A lifelong impact

The report also calculates the environmental impact of a single smoker over their lifetime: a person smoking a pack of 20 cigarettes per day for 50 years is responsible for 1.4 million litres of water depletion.

The report calls for a range of actions to address these issues. These include strengthening the global evidence base so that gaps in the current environmental data can be filled, encouraging sustainable investment as well as making sure that the environmental cost of is included in the price, and encouraging the industry to take responsibility for the whole life cycle of its products.

The report is based on a scientific analysis published in the journal Environmental Science and Technology.

Explore further

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More information: Maria Zafeiridou et al. Cigarette Smoking: An Assessment of Tobacco's Global Environmental Footprint Across Its Entire Supply Chain, Environmental Science & Technology (2018). DOI: 10.1021/acs.est.8b01533
Citation: Cigarettes have a significant impact on the environment, not just health (2018, October 2) retrieved 15 October 2019 from
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Oct 02, 2018
Now subtract the impact of all the people who die prematurely due to tobacco

Oct 02, 2018
The devastating impact of the automotive industry on human health is well known. However, a new report systematically outlines for the first time the substantial impact of the automotive industry on the environment.

Oct 02, 2018
They didn't even include cigarette-started wildfires.

Oct 02, 2018
Climate change? Who writes this crap? Notice no university.

Oct 02, 2018

Don't worry. Tthe reduction in lung cancers will be more then made up for with increased stomach and colon cancers when the Po210 on tobacco fields enters the food supply.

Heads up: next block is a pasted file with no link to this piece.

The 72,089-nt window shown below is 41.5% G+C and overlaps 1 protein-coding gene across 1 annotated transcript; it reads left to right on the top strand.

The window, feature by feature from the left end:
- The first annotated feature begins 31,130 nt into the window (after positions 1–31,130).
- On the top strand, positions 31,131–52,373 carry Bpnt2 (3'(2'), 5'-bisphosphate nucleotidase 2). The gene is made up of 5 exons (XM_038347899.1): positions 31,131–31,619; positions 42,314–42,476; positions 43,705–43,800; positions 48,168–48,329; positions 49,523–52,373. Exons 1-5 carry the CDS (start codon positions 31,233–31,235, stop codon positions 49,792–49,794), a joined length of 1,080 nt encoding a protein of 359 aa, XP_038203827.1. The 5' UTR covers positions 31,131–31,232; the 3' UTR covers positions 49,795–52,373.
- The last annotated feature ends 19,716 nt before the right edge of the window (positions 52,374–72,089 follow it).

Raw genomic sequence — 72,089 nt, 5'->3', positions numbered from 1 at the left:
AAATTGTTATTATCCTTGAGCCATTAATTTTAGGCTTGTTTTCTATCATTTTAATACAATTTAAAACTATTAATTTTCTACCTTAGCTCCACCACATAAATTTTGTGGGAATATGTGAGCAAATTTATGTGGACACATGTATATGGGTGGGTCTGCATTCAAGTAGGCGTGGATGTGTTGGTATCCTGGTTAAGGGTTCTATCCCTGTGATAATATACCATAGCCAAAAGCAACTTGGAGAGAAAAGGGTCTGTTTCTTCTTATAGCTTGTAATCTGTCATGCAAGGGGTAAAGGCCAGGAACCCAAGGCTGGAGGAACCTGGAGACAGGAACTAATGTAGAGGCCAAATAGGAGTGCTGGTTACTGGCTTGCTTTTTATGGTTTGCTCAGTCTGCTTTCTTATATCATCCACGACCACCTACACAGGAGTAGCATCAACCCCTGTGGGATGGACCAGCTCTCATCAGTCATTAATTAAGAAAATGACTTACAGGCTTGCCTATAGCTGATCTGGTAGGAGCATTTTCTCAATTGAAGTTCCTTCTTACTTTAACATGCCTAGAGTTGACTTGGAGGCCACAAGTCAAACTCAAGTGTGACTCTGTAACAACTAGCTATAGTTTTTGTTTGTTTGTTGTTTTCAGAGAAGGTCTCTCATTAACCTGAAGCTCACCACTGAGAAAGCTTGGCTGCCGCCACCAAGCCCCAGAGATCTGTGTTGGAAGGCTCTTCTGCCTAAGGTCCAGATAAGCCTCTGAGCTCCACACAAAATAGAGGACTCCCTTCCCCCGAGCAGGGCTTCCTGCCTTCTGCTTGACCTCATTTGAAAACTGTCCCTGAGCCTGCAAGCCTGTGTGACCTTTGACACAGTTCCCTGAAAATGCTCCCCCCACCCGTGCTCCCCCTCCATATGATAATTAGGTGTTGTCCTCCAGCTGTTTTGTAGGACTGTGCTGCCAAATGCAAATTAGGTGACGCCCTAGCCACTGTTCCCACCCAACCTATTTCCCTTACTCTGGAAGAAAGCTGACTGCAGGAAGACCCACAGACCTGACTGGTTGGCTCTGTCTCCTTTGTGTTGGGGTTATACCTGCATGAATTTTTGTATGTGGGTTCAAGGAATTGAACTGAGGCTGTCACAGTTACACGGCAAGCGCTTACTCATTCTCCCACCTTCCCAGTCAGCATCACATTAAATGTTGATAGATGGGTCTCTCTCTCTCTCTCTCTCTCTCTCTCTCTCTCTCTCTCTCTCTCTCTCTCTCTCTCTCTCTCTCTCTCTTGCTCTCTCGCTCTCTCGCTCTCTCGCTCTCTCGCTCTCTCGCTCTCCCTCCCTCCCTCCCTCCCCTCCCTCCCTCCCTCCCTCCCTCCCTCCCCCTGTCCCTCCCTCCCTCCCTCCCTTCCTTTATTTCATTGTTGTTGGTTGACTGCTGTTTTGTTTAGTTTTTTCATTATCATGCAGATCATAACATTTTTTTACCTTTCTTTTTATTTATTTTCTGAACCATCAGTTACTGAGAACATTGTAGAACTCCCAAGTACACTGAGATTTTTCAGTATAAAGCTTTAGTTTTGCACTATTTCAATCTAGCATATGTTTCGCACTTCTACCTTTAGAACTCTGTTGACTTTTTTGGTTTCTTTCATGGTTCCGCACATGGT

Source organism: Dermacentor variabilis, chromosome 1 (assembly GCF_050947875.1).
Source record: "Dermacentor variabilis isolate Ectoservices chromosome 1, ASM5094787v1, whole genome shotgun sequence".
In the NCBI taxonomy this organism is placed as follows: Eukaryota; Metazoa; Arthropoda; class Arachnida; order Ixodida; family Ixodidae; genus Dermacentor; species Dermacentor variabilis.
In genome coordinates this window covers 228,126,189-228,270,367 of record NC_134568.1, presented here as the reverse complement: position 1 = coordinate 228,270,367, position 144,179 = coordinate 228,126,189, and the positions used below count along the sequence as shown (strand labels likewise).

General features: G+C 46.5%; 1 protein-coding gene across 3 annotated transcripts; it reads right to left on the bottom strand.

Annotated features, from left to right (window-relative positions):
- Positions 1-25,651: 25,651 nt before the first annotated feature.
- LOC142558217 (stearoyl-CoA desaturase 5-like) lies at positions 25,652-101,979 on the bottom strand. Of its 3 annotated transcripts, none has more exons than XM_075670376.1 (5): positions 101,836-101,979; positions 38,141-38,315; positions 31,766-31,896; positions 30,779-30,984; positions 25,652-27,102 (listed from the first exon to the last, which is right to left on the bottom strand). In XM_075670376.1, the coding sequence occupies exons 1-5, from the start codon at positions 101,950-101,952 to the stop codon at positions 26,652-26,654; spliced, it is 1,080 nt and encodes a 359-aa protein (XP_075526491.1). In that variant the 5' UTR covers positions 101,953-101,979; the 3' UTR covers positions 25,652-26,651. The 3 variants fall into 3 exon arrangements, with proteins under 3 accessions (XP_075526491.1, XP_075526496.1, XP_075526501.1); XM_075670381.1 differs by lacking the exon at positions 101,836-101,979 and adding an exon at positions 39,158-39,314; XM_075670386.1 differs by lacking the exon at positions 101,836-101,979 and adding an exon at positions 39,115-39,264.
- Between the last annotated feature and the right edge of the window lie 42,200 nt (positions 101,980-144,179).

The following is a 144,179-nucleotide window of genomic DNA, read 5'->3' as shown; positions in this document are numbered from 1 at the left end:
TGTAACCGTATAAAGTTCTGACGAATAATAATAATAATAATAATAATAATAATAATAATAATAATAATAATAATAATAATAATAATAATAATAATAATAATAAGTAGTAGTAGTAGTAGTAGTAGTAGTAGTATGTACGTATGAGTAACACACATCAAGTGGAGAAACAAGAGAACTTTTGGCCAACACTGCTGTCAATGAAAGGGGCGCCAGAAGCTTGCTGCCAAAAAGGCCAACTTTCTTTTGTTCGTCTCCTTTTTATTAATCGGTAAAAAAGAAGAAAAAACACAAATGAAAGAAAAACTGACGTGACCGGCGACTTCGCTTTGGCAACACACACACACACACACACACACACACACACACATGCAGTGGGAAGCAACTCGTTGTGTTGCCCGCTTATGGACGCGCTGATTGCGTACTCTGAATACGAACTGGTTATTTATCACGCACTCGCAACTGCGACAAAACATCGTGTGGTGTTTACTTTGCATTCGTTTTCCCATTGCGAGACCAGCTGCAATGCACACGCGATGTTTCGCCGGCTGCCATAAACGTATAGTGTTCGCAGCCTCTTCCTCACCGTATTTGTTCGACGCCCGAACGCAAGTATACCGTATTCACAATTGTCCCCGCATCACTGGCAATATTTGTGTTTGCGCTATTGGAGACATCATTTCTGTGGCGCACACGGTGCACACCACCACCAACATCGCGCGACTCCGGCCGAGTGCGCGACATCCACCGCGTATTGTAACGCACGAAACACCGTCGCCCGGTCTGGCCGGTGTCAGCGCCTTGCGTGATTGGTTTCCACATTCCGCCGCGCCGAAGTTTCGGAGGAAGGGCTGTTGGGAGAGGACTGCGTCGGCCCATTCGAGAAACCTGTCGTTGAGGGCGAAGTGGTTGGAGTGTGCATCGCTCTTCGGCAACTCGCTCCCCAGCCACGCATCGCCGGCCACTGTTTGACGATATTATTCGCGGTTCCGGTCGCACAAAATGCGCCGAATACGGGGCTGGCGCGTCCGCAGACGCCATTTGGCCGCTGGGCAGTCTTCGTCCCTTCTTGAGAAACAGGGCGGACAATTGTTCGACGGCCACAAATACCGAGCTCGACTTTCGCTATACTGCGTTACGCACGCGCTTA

Oct 03, 2018
Smokers are morons and in the West, much of it is now more or less confined to the less educated, poor. But it's still legal and the fact smokers die younger than the normal age for death actually saves money in the long run. There are other costs associated with smoking. In Toronto, idiots caused 80 fires this year tossing cigarette butts of apartment balconies.

Oct 03, 2018
I do not comment much on Physorg anymore; it is not worth my time because the site does not care about the quality of the comments. But I find that it is still a good science news aggregator. I do take the time to read some comments just for fun... There are always good jokes in those columns. The joke of the day in this one is not a comment but a commentator:


Climate change? Who writes this crap? Notice no university.

This "crap" as you say, was conducted by one of the world top universities: Imperial College London. If you would had only took the time to click on the DOI link you would had saved yourself a major embarrassment. Now we all know that you suffer from intellectual laziness.

For those interested to read the full paper, here it is:

Oct 03, 2018
This would have been a study with substance, until they added the shite of climate change.